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Suffolk egg producer hit by bird flu measures ‘nervous of the future’

10:20 17 February 2017

Riddlesworth free range chicken farmer Ben Chandler pictured in his free range egg store.
Picture: ANTONY KELLY

Riddlesworth free range chicken farmer Ben Chandler pictured in his free range egg store. Picture: ANTONY KELLY

Archant Norfolk 2017

A free range egg producer from Riddlesworth, near Diss, has said he is “incredibly nervous of the future” after being caught up in a 10km surveillance zone set up around the Redgrave poultry farm at the centre of the latest bird flu outbreak.

Riddlesworth free range chicken farmer Ben Chandler's free range egg store.
Picture: ANTONY KELLYRiddlesworth free range chicken farmer Ben Chandler's free range egg store. Picture: ANTONY KELLY

Ben Chandler, of Home Farm, Riddlesworth, near Diss, had to apply for a licence to send eggs from his 16,000 bird unit to Anglia Free Range Eggs at Attleborough, which he received today.

He is doubly affected by the measures to contain the disease as his farm also lies within an area currently designated by the Department for the Environment, Food and Rural Affairs (DEFRA) as ‘higher risk’, meaning that it would not benefit from a planned partial lifting of a housing order across England which was imposed on outdoor producers in December.

After February 28, free range poultry which remains indoors stands to lose its status. The ‘higher risk’ status would mean he could put up nets to control the threat instead of housing the birds, which would retain the status, but he and other producers believe this is impractical. He is concerned about his proximity to this week’s bird flu outbreak at Redgrave, although biosecurity on his farm was already high before the imposition of the zone.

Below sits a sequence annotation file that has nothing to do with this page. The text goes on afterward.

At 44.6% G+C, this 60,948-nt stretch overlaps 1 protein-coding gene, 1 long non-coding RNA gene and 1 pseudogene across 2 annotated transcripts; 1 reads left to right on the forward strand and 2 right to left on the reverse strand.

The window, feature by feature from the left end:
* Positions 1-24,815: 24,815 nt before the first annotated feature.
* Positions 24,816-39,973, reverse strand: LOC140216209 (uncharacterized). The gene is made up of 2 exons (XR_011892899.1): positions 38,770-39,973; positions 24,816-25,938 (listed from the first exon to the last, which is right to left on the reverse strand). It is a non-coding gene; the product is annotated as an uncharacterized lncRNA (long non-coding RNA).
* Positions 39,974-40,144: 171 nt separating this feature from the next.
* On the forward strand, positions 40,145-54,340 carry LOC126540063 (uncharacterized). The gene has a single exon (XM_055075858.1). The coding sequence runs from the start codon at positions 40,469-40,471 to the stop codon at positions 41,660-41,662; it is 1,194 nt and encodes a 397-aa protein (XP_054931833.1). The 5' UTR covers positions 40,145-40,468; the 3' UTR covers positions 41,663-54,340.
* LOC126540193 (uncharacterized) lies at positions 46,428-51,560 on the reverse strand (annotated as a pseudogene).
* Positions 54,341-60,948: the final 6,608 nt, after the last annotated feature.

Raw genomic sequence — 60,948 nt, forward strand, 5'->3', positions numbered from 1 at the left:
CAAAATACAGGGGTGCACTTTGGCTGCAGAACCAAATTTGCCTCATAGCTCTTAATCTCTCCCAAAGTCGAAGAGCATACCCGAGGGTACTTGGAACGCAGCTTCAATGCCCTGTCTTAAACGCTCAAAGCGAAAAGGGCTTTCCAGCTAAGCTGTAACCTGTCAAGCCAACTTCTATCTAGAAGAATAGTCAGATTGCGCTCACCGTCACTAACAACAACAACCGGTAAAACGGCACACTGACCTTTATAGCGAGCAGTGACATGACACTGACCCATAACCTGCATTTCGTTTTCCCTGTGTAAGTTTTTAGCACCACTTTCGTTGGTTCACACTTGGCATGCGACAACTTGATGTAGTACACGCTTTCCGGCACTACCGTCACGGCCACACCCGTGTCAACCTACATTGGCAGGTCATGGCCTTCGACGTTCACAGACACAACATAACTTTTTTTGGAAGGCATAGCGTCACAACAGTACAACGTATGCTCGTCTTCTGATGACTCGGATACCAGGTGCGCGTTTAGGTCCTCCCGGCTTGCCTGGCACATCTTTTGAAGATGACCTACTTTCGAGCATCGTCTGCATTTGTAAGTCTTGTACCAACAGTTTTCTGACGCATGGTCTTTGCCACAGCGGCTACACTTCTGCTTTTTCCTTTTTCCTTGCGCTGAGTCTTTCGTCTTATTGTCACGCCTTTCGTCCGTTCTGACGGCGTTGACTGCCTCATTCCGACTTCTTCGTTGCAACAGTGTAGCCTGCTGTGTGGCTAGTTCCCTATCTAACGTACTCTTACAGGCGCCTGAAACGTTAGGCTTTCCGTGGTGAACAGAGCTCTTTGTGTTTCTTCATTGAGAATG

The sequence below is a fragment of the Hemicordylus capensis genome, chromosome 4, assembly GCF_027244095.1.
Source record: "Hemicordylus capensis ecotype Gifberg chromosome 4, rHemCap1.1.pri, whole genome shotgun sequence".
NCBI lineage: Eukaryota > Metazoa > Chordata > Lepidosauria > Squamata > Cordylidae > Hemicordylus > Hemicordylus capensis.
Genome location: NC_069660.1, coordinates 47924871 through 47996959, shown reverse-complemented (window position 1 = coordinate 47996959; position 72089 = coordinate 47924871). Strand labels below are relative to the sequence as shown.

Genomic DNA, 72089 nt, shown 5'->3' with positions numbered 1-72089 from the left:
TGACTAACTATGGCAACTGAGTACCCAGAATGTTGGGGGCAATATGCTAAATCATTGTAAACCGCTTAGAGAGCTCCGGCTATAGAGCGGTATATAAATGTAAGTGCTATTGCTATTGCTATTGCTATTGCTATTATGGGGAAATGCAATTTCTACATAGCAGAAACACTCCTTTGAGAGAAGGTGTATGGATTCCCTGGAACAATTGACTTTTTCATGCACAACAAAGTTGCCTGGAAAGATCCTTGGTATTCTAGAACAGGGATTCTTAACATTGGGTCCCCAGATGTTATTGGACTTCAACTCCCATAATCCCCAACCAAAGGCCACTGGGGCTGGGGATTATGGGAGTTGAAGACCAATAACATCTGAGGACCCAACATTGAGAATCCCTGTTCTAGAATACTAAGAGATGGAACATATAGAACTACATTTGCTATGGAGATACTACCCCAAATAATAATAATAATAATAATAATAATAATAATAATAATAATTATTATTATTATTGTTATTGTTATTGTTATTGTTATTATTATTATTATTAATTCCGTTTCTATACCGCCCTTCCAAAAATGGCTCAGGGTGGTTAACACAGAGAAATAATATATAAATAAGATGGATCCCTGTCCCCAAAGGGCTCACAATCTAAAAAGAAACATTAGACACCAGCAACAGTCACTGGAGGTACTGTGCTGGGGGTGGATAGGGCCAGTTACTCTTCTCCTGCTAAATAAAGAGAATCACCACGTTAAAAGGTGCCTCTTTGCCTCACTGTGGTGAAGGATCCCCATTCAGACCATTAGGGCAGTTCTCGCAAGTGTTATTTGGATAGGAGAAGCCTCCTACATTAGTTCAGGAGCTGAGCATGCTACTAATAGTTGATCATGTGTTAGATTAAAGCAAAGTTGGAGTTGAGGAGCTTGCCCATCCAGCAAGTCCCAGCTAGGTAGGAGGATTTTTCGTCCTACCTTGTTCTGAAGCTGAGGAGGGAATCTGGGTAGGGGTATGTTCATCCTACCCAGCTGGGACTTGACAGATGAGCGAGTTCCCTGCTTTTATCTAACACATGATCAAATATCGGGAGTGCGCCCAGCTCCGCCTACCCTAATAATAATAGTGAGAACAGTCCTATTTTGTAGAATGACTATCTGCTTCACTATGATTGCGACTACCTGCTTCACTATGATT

“It’s very close. We are only six or seven miles away,” he said. “It’s awful what’s going on.”

Riddlesworth free range chicken farmer Ben Chandler's free range egg store.
Picture: ANTONY KELLYRiddlesworth free range chicken farmer Ben Chandler's free range egg store. Picture: ANTONY KELLY

There were a lot of producers in the area, he pointed out.

“This coming along doesn’t help,” he said. “I would be very nervous of letting my birds out.”

He runs a 16,000 bird unit and is still paying off the loan on the unit which he built to house the diversification to his 800 acre arable business in 2008. The business produces about 15,000 eggs a day and he believes he stands to lose about 20p a dozen if he loses his free range status, which he described as “massive”, translating as a £82,000 a year drop.

“We couldn’t sustain that,” he said. “I’m incredibly nervous of the future of what I’m going to be doing because I can’t take a price drop.” He believes that the birds need to be shut up while the threat of infection from migratory birds remains. “The guidance out there is pretty poor really,” he said. “It’s all been very vague to be honest.”

Riddlesworth free range chicken farmer Ben Chandler pictured in his free range egg store.
Picture: ANTONY KELLYRiddlesworth free range chicken farmer Ben Chandler pictured in his free range egg store. Picture: ANTONY KELLY

Ben should be ordering birds for his next flock soon, but says: “This higher risk zone has put a real handicap on us.”

Riddlesworth free range chicken farmer Ben Chandler's free range egg store.
Picture: ANTONY KELLYRiddlesworth free range chicken farmer Ben Chandler's free range egg store. Picture: ANTONY KELLY

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